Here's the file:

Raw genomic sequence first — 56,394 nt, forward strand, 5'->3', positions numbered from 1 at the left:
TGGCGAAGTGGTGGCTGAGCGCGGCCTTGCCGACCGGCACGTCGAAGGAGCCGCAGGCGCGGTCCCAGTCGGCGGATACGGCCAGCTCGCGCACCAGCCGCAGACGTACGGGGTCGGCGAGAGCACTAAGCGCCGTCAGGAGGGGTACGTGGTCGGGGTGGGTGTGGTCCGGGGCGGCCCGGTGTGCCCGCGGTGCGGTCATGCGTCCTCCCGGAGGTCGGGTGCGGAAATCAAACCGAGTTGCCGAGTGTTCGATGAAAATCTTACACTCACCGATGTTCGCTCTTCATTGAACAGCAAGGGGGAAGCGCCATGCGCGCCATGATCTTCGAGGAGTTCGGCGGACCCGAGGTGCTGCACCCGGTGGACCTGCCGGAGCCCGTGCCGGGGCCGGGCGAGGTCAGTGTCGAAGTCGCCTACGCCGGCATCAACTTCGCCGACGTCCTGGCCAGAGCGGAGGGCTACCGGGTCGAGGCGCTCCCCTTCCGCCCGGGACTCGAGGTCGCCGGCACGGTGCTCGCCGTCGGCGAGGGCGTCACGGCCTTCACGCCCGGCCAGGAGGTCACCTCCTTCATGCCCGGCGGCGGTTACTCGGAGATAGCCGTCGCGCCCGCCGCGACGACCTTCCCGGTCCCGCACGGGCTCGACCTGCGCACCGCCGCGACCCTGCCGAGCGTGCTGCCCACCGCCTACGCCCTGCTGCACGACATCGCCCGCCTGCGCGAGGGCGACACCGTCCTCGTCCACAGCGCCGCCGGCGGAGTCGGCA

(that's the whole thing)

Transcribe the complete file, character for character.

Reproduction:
Raw genomic sequence first — 56,394 nt, forward strand, 5'->3', positions numbered from 1 at the left:
TGGCGAAGTGGTGGCTGAGCGCGGCCTTGCCGACCGGCACGTCGAAGGAGCCGCAGGCGCGGTCCCAGTCGGCGGATACGGCCAGCTCGCGCACCAGCCGCAGACGTACGGGGTCGGCGAGAGCACTAAGCGCCGTCAGGAGGGGTACGTGGTCGGGGTGGGTGTGGTCCGGGGCGGCCCGGTGTGCCCGCGGTGCGGTCATGCGTCCTCCCGGAGGTCGGGTGCGGAAATCAAACCGAGTTGCCGAGTGTTCGATGAAAATCTTACACTCACCGATGTTCGCTCTTCATTGAACAGCAAGGGGGAAGCGCCATGCGCGCCATGATCTTCGAGGAGTTCGGCGGACCCGAGGTGCTGCACCCGGTGGACCTGCCGGAGCCCGTGCCGGGGCCGGGCGAGGTCAGTGTCGAAGTCGCCTACGCCGGCATCAACTTCGCCGACGTCCTGGCCAGAGCGGAGGGCTACCGGGTCGAGGCGCTCCCCTTCCGCCCGGGACTCGAGGTCGCCGGCACGGTGCTCGCCGTCGGCGAGGGCGTCACGGCCTTCACGCCCGGCCAGGAGGTCACCTCCTTCATGCCCGGCGGCGGTTACTCGGAGATAGCCGTCGCGCCCGCCGCGACGACCTTCCCGGTCCCGCACGGGCTCGACCTGCGCACCGCCGCGACCCTGCCGAGCGTGCTGCCCACCGCCTACGCCCTGCTGCACGACATCGCCCGCCTGCGCGAGGGCGACACCGTCCTCGTCCACAGCGCCGCCGGCGGAGTCGGCA